Thermal and Physical Implications of Pulsed Versus Continuous Emissions
Energy is the ability to work and is measured in Joules. The measuring unit for most dental laser applications is the millijoule (mJ), and this is a parameter that is controlled by the operator. Power is the rate of doing work, or energy used over a period of time and is measured in Watts (W). One Watt equals one Joule per second. These are typically the watts displayed on the machines' control panels. A laser beam can be emitted either as a continuous beam or in a pulsed fashion.
The pulse rate per second is measured in Hertz (Hz). The wattage displayed on the laser unit is a product of the Millijoule (energy) per pulse times the number of pulses per second (hertz). Peak Power refers to the power level in each individual laser pulse and this measurement is not visible to the operator on most devices, yet it is the most important variable dictating how the laser beam will interact with the target tissue.
Continuous wave emission mode means the laser is on the whole time it is turned on. In these lasers peak power equals the wattage output displayed. There are two basic forms of pulsed laser modes: gated wave and free running pulsed. A gated wave pulse is usually created with a shutter that blocks the laser beam from reaching the handpiece and target tissue at varying speeds. This pulse form is sometimes referred to as "chopped." The laser is on constantly, but the shutter device blocks the light from transmitting. "Superpulsed" lasers are a form of gated lasers with extremely short pulse durations.
Free running pulsed lasers are not on constantly but emit photons in powerful bursts of energy measured in millionths of seconds. To better understand these concepts one can use an example of a flashlight. When a flashlight is turned on it is in continuous wave mode, moving one's hand back and forth across the beam is gated wave mode, and turning it on and off repeatedly is free running pulsed mode. Each of these temporal emission modes has important characteristics when the laser energy interacts with tissues that need to be understood well.
Peak power can be a difficult concept to understand but its importance cannot be overstated. Each pulse has a fixed amount of energy, usually the millijoules displayed on the unit. As shorter pulses are used this same energy is effectively squeezed into a smaller space, which increases the peak power of the pulse. One can think of a rubber band around a wrist as an analogy. If the rubber band is lifted three inches, it will have a fixed amount of energy in it. Now if the rubber band is slowly returned to the wrist, it will not hurt a bit. If it is let go, the energy is released in a much shorter time and it will sting and make a popping sound. Yet the actual energy expended is identical. Hard tissue dental lasers can have peak powers in the thousands of watts, and these short bursts of extreme power allow for the efficient cutting of enamel, dentin, and bone.
Figure 3. Peak power equals average power.
A laser running in continuous mode has equal peak power and average power. Average power is what is displayed on the control panel. Peak power is not shown but can be calculated.
Figure 4. Average power is half of peak power.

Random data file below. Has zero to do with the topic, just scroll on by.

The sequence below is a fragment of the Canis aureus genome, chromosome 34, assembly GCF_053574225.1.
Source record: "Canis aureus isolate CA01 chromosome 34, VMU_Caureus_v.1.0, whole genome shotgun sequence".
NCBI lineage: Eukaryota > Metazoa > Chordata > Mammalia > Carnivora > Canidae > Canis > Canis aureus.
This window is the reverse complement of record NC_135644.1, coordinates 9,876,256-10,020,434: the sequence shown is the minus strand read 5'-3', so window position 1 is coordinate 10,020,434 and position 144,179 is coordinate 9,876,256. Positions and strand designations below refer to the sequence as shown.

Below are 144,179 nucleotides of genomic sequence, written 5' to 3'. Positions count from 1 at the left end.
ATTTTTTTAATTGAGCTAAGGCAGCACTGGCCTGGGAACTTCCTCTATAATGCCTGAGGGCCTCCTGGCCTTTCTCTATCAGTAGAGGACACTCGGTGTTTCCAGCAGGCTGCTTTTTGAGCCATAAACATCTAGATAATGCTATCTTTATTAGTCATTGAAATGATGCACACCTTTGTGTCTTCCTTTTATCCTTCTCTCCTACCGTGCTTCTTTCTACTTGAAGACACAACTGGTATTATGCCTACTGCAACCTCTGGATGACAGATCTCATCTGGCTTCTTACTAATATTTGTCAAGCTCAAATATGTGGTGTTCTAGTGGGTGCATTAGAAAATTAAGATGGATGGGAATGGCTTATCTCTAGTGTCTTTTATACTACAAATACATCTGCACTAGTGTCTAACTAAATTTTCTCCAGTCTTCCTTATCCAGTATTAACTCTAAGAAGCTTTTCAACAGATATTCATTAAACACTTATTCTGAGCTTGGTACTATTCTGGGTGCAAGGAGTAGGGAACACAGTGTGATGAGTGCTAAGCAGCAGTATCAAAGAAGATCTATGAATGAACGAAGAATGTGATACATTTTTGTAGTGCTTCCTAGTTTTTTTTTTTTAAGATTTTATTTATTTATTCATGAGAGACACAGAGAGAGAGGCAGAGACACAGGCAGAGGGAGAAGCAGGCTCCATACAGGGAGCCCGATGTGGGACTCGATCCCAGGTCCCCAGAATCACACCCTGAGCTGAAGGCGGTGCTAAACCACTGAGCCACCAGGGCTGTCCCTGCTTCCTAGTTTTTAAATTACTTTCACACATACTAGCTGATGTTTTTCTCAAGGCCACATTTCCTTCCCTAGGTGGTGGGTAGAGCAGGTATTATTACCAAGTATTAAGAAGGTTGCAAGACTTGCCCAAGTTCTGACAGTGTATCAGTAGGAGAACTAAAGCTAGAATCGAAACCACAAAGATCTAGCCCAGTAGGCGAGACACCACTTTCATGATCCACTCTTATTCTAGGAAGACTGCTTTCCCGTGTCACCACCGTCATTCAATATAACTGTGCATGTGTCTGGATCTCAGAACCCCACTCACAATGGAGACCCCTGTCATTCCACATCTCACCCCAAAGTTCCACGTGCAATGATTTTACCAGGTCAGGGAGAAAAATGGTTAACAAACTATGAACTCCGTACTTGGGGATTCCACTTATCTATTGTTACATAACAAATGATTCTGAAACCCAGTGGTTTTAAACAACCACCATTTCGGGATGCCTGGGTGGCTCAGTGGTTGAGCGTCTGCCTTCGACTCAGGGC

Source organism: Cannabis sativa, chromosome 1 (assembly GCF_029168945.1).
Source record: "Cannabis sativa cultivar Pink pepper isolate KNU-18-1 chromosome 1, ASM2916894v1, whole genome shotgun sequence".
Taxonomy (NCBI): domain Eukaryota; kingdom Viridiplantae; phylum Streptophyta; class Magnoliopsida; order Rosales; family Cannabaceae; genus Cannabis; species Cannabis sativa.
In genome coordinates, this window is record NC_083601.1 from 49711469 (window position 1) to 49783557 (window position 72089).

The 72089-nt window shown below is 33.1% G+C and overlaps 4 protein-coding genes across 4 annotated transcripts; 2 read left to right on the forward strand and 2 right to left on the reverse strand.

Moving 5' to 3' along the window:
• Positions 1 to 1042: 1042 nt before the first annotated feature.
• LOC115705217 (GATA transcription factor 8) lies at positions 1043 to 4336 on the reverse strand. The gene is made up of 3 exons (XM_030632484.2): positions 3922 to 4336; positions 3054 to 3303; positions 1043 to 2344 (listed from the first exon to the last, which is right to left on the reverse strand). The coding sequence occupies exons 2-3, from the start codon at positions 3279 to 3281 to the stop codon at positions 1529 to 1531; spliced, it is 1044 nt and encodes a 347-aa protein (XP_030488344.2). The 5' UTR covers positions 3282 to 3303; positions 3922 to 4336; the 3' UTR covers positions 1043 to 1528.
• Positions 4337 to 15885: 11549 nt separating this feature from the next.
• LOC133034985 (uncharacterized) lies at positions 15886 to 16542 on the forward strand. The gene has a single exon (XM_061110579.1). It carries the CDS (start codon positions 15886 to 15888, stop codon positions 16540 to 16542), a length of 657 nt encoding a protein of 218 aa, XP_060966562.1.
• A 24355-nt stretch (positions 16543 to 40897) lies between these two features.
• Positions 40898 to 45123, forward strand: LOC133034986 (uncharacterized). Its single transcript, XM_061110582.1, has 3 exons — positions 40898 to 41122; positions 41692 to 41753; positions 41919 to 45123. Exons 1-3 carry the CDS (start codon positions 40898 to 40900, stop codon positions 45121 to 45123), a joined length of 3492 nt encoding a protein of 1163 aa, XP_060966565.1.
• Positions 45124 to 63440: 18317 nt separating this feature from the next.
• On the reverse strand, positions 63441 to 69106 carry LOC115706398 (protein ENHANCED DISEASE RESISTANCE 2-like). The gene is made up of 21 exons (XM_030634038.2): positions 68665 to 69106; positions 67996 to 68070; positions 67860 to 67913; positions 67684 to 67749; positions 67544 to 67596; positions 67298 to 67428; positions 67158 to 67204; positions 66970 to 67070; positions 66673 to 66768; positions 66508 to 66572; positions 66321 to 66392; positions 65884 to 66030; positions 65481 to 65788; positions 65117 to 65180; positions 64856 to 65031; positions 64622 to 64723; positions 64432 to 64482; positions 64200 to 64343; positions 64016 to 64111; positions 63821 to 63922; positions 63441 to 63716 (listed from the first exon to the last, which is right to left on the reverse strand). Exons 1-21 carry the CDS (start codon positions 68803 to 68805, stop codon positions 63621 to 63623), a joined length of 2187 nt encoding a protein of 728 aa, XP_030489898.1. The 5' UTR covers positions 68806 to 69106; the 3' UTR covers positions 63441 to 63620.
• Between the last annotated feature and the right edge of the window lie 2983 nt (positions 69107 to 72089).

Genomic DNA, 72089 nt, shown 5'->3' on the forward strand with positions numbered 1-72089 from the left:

In a simple gated wave laser average power is half peak power. Here a blinking shutter blocks the laser beam half the time.
Figure 5. High peak power/low average power.
Average power is a tiny fraction of peak power in free running pulsed mode. These lasers flash off and on like a strobe light in short bursts of energy from 50 to 1000 millionths of a second (microseconds). In this example a laser displaying 5 watts running at ten hertz with a fifty microsecond pulse will have peak power of 10,000 watts per pulse. This powerful burst of energy allows for efficient tooth and bone ablation with minimal thermal effects.
The thermal implications of the three pulse modes are profound. Thermal relaxation refers to various tissues’ inherent ability to dissipate heat. In continuous mode there is no thermal relaxation at all, and potentially damaging heat can build in the tissue quickly. Gated wave mode presents basically a half on/half off exposure to laser energy and the ability of the tissue to absorb the heat is limited. Superpulsed lasers improve on the standard gated mode's thermal effects through sophisticated pulse time control. Thermal relaxation occurs the most when free running pulsed lasers are used. Each pulse is temporally very short, anywhere from 50 to one thousand millionths of a second depending on which device and settings are used. There is adequate time between each pulse to allow the tissue to absorb and dissipate the heat to minimize thermal damage.
This lack of tissue heating results in the lowered post-operative discomfort and predictable healing seen after many laser procedures. It also contributes to the ability to perform many operative dentistry procedures and even some soft tissue ones without local anesthesia. An excellent analogy for free running pulsed lasers is if a finger is moved rapidly back and forth through a candle flame it will not burn as the tissue can absorb and dissipate the momentary high heat exposure. If the same "pulsing" finger is moved slowly through the flame it will get burned eventually (gated mode). Placing the finger in the flame and holding it there will cause rapid thermal damage (continuous mode).